Strowan Home - DJ Hewitt Builders | ArchiPro

Strowan Home

The streetscapes around Christchurch—and indeed the landscape itself—have changed dramatically post-earthquakes with new commercial and residential buildings replacing the many damaged and destroyed landmarks.

While the visual changes are easily recognised there are a number of regulatory changes as a result of the earthquakes that are not readily apparent, such as rules around the types of construction now permissible.

“This site is located in a TC3 green zone, which means that moderate to significant land damage from liquefaction is possible in future significant earthquakes,” says Daryl Hewitt, Owner of DJ Hewitt Builders.

“As a result, this home has been designed with a jackable, RibRaft slab—two slabs with jacks and steel-reinforcing in between—which means that in case the house is affected by liquefaction following a seismic event, it can be easily relevelled.

“The increase in red tape following the earthquakes is both a good and a bad thing. Sometimes it feels like you spend more time on documentation than you do the actual build. That said, it has brought about some much needed improvements to the industry particularly around products and materials. Aspects such as strength and durability, insulation and weathertightness are so much better—water doesn’t tell any lies, you only get one chance to get it right.”

Daryl says even with the added level of complexity, this home—designed by O’Neil Architecture—was a fairly easy build.

“We came on board with the project fairly late in the design process, which, while it worked out fine in this case, we do generally prefer earlier involvement as we can bring our expertise to bear on any potential construction issues that may arise from the design.

“The existing house had been removed and all that remained on the site at the start of the build process was an old garage, which was quickly dispatched. The project was for a two-storey home with living and guest accommodation downstairs and three bedrooms plus two bathrooms upstairs. The site also enjoys views over the adjoining park at the rear of the property.”

Externally, the material palette includes RockCote Integra, horizontal cedar and schist on the chimney, with Colorsteel flashing to match the joinery.

“The palette of materials keeps evolving with new products, particularly around cladding, coming to market all the time and this is quite a high-end mix of products, which really suits the architecture.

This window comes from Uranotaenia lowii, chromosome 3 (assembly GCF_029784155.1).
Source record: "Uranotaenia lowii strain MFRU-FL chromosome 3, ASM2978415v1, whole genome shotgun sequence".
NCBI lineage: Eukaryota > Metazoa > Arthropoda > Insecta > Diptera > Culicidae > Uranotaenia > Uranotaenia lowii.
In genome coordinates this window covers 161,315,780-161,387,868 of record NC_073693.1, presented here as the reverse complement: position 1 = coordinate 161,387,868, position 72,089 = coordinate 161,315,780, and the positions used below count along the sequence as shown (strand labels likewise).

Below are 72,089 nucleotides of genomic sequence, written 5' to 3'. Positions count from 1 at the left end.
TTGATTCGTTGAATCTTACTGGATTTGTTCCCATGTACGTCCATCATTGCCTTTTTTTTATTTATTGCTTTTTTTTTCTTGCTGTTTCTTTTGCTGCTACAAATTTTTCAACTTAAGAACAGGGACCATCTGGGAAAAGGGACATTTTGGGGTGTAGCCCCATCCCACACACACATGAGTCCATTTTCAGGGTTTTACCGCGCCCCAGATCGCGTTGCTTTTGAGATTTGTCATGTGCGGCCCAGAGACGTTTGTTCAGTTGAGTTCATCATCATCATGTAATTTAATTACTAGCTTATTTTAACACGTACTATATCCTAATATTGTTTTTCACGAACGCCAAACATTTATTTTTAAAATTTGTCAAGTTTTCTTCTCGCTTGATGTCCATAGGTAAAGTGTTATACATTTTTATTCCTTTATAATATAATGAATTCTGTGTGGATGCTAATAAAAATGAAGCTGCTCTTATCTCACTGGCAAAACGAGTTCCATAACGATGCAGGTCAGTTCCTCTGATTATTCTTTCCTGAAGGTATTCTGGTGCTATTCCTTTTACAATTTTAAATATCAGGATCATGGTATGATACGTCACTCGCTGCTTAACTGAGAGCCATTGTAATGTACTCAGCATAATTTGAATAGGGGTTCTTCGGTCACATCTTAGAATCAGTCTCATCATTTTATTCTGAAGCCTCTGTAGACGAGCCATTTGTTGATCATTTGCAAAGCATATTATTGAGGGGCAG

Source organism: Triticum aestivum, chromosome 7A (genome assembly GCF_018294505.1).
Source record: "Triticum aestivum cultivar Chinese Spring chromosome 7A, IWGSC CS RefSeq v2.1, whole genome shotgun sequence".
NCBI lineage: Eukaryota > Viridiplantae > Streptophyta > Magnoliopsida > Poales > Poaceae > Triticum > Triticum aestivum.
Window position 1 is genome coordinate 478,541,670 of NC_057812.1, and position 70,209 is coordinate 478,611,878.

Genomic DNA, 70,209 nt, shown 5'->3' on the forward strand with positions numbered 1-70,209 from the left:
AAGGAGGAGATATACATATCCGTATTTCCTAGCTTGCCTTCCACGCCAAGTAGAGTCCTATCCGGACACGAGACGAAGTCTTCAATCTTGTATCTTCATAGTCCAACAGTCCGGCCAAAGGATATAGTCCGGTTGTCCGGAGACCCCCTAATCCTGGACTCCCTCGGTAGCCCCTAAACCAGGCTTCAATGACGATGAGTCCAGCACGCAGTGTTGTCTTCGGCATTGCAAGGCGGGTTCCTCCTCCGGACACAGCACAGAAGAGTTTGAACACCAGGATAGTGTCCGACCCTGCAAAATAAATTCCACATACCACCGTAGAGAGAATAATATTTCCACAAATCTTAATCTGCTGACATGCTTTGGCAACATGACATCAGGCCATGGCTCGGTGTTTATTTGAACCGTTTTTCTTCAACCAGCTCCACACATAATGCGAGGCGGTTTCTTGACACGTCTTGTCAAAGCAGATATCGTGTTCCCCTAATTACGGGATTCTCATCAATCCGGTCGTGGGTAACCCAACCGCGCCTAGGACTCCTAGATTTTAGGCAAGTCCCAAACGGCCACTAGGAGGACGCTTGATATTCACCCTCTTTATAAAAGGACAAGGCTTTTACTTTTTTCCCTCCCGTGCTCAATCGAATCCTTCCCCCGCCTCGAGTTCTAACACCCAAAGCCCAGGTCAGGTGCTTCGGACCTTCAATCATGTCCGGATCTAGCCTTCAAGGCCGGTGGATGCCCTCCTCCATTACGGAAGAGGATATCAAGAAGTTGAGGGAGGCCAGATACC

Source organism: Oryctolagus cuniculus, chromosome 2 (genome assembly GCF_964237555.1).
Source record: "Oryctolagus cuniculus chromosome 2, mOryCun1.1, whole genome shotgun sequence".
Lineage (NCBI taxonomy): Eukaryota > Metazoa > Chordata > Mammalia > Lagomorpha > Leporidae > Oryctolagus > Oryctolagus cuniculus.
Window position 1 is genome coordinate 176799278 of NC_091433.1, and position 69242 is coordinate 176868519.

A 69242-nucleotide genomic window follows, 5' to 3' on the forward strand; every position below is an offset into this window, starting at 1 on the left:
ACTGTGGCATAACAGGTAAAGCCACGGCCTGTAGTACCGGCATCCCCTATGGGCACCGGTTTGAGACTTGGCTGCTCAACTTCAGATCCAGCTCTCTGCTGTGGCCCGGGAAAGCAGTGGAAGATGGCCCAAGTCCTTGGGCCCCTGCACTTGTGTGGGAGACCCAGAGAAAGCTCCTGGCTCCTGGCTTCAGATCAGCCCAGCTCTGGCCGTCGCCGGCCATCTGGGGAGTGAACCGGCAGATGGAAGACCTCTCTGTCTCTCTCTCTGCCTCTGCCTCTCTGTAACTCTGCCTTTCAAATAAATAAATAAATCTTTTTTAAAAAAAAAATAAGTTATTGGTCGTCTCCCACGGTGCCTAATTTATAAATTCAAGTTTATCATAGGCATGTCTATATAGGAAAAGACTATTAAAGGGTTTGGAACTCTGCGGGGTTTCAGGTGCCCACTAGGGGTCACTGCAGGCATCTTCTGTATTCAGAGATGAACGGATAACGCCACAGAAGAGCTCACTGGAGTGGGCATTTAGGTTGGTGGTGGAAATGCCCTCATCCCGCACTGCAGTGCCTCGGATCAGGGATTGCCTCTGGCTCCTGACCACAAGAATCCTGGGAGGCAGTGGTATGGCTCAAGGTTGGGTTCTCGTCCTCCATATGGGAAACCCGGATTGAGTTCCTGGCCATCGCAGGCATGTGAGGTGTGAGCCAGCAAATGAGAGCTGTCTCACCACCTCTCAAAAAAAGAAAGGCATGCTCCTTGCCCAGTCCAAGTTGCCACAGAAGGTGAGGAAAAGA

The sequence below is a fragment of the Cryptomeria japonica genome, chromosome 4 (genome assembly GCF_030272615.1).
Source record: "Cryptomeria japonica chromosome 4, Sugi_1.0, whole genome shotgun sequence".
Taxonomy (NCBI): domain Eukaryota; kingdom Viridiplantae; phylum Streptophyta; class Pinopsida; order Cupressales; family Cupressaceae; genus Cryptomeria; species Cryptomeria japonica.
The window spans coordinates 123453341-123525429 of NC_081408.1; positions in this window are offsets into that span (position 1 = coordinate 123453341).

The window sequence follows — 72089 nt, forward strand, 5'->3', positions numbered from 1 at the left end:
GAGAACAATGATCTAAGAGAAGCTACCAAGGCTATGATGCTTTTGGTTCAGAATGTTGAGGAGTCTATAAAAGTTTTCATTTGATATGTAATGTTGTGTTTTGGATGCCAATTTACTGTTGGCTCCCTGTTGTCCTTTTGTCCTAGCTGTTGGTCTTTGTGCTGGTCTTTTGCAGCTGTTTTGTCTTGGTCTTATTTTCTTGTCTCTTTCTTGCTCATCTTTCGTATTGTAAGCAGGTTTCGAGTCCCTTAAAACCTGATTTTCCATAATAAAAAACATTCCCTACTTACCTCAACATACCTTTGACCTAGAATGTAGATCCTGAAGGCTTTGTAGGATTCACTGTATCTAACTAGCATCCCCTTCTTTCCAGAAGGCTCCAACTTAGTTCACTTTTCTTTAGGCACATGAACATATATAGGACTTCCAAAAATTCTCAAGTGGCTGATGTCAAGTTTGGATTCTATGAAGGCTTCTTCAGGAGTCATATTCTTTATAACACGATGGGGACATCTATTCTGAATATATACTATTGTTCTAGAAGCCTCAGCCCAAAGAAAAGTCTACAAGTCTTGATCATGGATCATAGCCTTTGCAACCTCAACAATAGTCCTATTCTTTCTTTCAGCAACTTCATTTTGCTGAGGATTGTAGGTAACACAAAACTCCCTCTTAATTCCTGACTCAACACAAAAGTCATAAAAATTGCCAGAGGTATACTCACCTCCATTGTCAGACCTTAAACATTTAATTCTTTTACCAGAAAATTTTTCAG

“Inside, the home features a sleek modern-designed kitchen of dramatic dark tones, grey stone and timber accented with steel-framed pendant lighting. The walk-in pantry, which houses the gas cooktop, bench and sink, closes off with a sliding door for a client who loves to cook but also likes a clean and tidy kitchen when entertaining guests.

“The finishing touch is an automation system that controls lighting, blinds, audio visual, gas, security camera and under-floor heating.”

Daryl says that perhaps the biggest stand-out feature of the home though is the wide opening leading from the kitchen to outdoors.

“It’s certainly a dramatic feature that threw up one or two challenges including needing to accommodate three large stacking doors within a specially designed wall with a cavity of only 150mm.

“Similarly, lots of glass means lots of steel and when you’re dealing with factors of size, it makes matters that much more complex and precise.”

Daryl has been in the industry for more than 25 years, having started out on the tools before establishing Daryl Hewitt Builders.

“I do miss aspects of the day-to-day and still get to be involved but nowadays my time is pretty much taken up with the logistics of overseeing a team of 25 working Christchurch-wide. The whole crew is passionate about their work, which mostly involves architecturally designed homes. We particularly enjoy projects that involve a high level of craftsmanship—we enjoy a challenge.

“Around 50 per cent of our projects come to us via word of mouth with the rest being referrals from architects and designers. I like to keep a flow of jobs—at all stages of the process: planning, building, hand over—on the go at any one time.

Words by: Justin Foote
Photography by: Jamie Armstrong Photography

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This new home in Christchurch has replaced a home that was damaged in the earthquakes. As the property is located in a TC3 zone, the house features a RibRaft slab, allowing it to be easily relevelled in the event of liquefaction.
An exterior palette of schist, cedar weatherboards, plaster and kwila decking impart a modern feel and complement the bold architectural lines.
A dramatic interior scheme featuring a mix of stone and timber against a palette of contrasting colours continues the contemporary theme.
Wide-format stacking doors are concealed within a specially designed wall cavity to create one vast opening between indoors and out.
Thanks to a pocket door, the scullery can be closed off from the rest of the kitchen, successfully hiding any items of clutter and leaving the main part of the kitchen free for cooking.
The guest bathroom features an all-white scheme for a light, bright and airy feel.
Drama is the name of the game in the powder room with metallic accents offsetting dark tones.
Texture and contrast can be found in the main ensuite bathroom, which features design elements from throughout the home.
Each room on the ground floor has direct access to the large deck and an easy flow from space to space.
The design of the home is very reminiscent of midcentury modern architecture by notables such as Richard Neutra and Pierre Koenig.